Posts Tagged ‘spring song’

Spring Peeper

Spring Peeper

Spring Peeper

Spring Peeper

Would you guess that this tiny frog makes a huge noise? Once the Wood frogs and Chorus frogs have sung the first verse of the spring song, the Spring Peepers (Pseudacris crucifer) and American Toads (Bufo americanus) take over. I strolled down to our wet spot behind the barn the other evening to make this recording of peeps and trills. The peeps are the song, of course, of the Spring Peepers, while the extended trills are American Toads.

Beautiful, an annual miracle. Near the end of the recording, you can hear a flock of Canada Geese passing overhead. At the beginning and end of the recording are a few notes of birdsong. Seabrooke, with her more attuned ear, informs me that the former is a Song Sparrow, and the latter is a Common Yellowthroat. Thanks to Seabrooke for the photos of Peepers and Toads.

For more on Spring Peepers, follow this link to Seabrooke’s post This ones for my peeps.

For more on American Toads, follow this link to Warts and all.


American Toad

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Wood Frog (Rana sylvatica)

Wonderful though it is to hear the voices of the returning migrant birds, the Song of Spring is not sung by birds. Rather, it is sung in trills and peeps and quacks by thousands of tiny frogs as they awaken from a long winter and seek to renew life itself.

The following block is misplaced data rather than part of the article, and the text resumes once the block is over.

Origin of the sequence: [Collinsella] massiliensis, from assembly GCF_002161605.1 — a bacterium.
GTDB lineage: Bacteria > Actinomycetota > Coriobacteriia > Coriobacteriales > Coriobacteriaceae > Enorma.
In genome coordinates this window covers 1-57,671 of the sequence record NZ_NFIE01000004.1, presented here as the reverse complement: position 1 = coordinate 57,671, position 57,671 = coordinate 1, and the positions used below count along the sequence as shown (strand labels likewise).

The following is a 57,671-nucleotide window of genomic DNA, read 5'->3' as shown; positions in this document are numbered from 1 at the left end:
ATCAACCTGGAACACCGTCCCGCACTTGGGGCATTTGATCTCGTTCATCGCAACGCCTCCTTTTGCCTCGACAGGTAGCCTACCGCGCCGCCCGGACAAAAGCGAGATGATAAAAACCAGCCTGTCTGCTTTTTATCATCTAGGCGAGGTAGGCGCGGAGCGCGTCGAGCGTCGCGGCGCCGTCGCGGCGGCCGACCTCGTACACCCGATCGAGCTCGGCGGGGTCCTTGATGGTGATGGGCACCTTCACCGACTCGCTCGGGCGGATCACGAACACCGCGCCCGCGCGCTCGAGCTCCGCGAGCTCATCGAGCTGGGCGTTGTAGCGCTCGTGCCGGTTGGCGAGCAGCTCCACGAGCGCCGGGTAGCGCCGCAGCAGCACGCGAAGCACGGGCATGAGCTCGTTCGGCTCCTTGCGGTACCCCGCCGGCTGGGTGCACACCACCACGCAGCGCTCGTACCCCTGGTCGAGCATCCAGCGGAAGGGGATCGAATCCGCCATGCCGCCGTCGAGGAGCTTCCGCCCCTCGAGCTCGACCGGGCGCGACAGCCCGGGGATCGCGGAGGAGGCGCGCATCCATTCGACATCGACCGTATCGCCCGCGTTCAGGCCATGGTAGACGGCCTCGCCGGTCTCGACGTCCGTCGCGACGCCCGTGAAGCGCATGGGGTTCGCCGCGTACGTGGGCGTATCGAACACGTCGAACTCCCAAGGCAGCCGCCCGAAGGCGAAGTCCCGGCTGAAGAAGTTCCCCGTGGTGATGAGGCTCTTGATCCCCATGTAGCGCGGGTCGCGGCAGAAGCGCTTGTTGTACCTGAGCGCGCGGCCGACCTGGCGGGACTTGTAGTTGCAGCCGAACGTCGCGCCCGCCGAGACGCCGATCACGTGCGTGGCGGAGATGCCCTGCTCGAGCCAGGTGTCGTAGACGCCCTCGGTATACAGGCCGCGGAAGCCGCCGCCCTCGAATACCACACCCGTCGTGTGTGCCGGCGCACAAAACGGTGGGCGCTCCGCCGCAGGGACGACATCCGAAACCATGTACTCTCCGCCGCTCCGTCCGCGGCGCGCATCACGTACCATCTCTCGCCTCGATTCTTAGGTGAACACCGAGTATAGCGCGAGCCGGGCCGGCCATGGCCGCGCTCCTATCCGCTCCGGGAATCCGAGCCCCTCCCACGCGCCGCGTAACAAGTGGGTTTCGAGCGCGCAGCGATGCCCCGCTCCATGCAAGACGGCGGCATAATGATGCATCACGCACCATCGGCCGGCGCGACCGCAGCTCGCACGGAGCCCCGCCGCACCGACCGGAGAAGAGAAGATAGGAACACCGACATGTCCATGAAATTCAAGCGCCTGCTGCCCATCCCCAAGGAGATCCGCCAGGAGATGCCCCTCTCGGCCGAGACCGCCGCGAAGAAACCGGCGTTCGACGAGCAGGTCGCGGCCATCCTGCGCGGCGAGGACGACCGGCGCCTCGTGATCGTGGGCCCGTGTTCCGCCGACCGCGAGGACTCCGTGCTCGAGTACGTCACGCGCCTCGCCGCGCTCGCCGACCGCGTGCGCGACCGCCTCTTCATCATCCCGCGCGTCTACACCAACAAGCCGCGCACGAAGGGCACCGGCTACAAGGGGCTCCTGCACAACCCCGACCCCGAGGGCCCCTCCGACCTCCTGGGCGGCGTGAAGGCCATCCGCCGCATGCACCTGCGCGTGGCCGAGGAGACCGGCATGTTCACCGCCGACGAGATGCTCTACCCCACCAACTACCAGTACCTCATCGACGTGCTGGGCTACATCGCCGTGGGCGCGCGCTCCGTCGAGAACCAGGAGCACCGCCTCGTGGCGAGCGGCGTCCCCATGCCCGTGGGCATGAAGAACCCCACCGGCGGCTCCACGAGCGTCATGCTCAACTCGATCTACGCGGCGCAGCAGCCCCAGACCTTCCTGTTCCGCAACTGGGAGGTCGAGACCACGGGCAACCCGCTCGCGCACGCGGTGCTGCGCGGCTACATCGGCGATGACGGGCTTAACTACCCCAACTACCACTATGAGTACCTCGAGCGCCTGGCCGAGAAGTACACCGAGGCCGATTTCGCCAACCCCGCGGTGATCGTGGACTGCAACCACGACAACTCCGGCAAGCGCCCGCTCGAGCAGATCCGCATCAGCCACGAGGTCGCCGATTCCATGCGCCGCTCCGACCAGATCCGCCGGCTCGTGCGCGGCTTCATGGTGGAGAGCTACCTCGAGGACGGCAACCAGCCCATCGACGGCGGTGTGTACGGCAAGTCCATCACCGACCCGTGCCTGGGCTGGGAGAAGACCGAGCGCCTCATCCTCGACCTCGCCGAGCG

I heard the first frog music a week ago, on the evening of Tuesday, April 15, after a lovely mild day. Since then, we’ve had some cooler days, even a dusting of snow, but the frog chorus is growing more persistent, more insistent.

Yesterday, I recorded a homophony of Western Chorus frogs and Wood frogs when I stopped by a wetland on my way home. Listen here:

The trilly voices are the chorus frogs, while the clacky, quacky voices are the wood frogs. It’s hard to believe that such tiny beings create such a clamorous outpouring. Chorus frogs range from about .75 to 1.5 inches long, while wood frogs are a bit larger, 1.4 to 3.3 inches in length.

Thanks to Seabrooke for the use of these two photographs of the tiny singers, which she took last Tuesday night.


Western Chorus Frog (Pseudacris t. triseriata)

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A Song in His Heart


Long before the first robin returns from his winter down south, birds are getting the spring season underway. For the past week or so, I have noticed a cardinal singing each morning when I head out to look after the horses. I stopped and took a photograph of the singer this morning. He was perched high up in an ash tree, enjoying the bright morning sun that was setting off his red feather coat. He was singing a short version of his song, Cheer! Cheer! Cheer!

Cardinals are talented singers with a good repertoire. Their songs variously sound to me like Birdie! Birdie! Birdie! or Breaker! Breaker! or Whit! Whit! Whit! The crows, who are quiet over the winter, are becoming more raucous too. They generally stay at some remove from the house, but I can hear them conversing down near the woods now. Below the cardinal, a blue jay was waiting in the same tree. He was more interested in the peanuts I was stocking the feeder with than any early spring love song.


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